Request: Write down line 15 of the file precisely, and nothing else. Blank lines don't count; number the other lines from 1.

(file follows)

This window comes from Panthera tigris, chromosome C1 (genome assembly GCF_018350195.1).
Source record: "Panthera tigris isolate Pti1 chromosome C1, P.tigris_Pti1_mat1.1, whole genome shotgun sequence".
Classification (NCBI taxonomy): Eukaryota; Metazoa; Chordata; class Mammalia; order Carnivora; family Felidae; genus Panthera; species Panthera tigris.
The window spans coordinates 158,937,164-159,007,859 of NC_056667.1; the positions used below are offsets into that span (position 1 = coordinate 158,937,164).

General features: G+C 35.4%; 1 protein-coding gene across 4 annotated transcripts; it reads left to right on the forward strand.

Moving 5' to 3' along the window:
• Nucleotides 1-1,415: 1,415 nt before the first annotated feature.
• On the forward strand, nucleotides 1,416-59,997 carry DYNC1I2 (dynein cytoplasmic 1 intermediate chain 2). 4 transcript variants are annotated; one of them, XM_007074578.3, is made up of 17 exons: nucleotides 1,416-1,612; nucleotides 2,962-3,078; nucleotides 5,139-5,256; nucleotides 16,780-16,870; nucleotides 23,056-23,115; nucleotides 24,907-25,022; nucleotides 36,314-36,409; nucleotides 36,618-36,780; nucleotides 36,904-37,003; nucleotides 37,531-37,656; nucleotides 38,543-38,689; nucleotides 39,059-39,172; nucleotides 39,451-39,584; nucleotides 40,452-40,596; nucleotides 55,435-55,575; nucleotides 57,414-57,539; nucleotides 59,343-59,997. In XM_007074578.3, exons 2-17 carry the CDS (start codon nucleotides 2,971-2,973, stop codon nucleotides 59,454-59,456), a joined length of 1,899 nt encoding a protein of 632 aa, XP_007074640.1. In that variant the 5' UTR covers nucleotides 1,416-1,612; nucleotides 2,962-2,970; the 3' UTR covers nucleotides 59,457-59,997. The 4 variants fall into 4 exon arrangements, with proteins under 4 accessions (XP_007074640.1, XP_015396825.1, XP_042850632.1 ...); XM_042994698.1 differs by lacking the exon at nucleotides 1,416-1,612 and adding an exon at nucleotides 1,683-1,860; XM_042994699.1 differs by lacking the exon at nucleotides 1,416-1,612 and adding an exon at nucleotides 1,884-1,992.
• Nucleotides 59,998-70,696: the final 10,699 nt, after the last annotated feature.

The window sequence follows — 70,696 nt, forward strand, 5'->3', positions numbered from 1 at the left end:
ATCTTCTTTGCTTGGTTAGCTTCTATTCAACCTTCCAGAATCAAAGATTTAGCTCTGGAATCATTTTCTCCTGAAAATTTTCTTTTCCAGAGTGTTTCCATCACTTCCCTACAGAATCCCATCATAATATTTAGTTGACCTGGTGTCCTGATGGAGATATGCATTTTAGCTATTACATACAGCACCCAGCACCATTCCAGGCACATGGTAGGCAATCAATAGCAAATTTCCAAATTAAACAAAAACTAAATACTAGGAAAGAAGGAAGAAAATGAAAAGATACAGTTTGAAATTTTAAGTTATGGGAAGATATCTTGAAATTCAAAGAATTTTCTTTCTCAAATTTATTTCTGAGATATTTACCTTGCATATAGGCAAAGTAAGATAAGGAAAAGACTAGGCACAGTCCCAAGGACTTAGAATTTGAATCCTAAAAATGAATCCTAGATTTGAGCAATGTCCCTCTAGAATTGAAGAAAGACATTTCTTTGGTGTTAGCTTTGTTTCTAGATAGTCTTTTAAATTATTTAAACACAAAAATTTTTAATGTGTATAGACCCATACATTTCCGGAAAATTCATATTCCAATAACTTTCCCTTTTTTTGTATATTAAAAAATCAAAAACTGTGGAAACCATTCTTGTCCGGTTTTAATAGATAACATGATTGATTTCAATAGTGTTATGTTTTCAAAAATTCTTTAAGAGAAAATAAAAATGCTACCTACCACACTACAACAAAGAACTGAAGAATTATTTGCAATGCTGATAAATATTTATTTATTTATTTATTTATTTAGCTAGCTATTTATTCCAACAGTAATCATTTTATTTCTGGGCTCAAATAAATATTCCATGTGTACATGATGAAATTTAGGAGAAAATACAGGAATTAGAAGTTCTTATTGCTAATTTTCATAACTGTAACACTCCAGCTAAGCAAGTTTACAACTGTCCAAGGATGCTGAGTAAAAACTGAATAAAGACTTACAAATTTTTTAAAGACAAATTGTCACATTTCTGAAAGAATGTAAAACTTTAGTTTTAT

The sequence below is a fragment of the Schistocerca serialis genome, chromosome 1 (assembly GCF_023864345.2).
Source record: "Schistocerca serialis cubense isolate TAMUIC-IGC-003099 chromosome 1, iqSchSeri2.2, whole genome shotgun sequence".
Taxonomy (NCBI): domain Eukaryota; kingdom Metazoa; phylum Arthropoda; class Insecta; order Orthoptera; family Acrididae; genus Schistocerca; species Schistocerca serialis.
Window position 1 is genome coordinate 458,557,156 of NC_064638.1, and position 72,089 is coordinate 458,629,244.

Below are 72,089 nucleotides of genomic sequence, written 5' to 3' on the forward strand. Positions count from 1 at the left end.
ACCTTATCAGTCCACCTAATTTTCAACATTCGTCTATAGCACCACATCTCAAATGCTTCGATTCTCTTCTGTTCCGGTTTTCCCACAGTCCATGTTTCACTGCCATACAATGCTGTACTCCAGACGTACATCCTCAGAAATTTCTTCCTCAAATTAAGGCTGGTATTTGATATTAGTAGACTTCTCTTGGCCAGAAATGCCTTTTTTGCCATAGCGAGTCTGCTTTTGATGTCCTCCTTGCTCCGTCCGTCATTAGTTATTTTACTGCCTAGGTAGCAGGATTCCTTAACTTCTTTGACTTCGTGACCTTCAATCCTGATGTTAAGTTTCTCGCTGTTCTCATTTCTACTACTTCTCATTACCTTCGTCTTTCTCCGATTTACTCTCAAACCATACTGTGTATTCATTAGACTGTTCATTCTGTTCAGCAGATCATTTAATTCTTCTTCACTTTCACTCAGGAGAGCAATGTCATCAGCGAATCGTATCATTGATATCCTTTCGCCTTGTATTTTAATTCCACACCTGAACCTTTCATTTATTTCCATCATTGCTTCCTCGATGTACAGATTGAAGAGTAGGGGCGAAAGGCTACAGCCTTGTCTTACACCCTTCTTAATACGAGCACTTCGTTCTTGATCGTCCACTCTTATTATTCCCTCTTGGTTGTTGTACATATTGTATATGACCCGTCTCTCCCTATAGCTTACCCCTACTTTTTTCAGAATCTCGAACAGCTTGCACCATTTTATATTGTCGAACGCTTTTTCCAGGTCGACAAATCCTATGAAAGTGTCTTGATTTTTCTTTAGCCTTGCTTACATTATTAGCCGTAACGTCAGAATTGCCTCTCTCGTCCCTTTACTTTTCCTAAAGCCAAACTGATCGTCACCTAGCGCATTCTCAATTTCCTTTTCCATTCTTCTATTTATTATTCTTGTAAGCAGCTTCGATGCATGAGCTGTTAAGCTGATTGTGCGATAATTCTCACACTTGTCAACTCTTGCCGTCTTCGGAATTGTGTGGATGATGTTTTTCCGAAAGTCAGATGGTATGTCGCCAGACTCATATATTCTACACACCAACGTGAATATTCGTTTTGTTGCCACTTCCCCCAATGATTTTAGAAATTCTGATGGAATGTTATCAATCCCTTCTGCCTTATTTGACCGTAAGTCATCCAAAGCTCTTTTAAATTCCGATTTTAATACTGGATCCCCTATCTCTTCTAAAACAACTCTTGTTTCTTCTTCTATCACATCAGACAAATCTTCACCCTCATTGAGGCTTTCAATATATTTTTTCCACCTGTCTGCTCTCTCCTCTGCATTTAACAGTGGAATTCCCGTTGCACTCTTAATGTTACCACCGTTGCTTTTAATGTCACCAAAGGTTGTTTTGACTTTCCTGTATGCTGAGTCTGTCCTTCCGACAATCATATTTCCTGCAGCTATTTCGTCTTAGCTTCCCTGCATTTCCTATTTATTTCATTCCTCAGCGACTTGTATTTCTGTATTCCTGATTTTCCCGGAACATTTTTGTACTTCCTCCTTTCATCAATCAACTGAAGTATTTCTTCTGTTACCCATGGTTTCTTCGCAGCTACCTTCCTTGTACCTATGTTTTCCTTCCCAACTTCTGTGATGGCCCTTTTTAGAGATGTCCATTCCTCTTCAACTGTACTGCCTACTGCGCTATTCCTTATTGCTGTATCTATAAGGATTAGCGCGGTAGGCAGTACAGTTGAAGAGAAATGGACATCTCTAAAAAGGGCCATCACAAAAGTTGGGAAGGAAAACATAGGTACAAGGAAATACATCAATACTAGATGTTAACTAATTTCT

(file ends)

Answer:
Window position 1 is genome coordinate 458,557,156 of NC_064638.1, and position 72,089 is coordinate 458,629,244.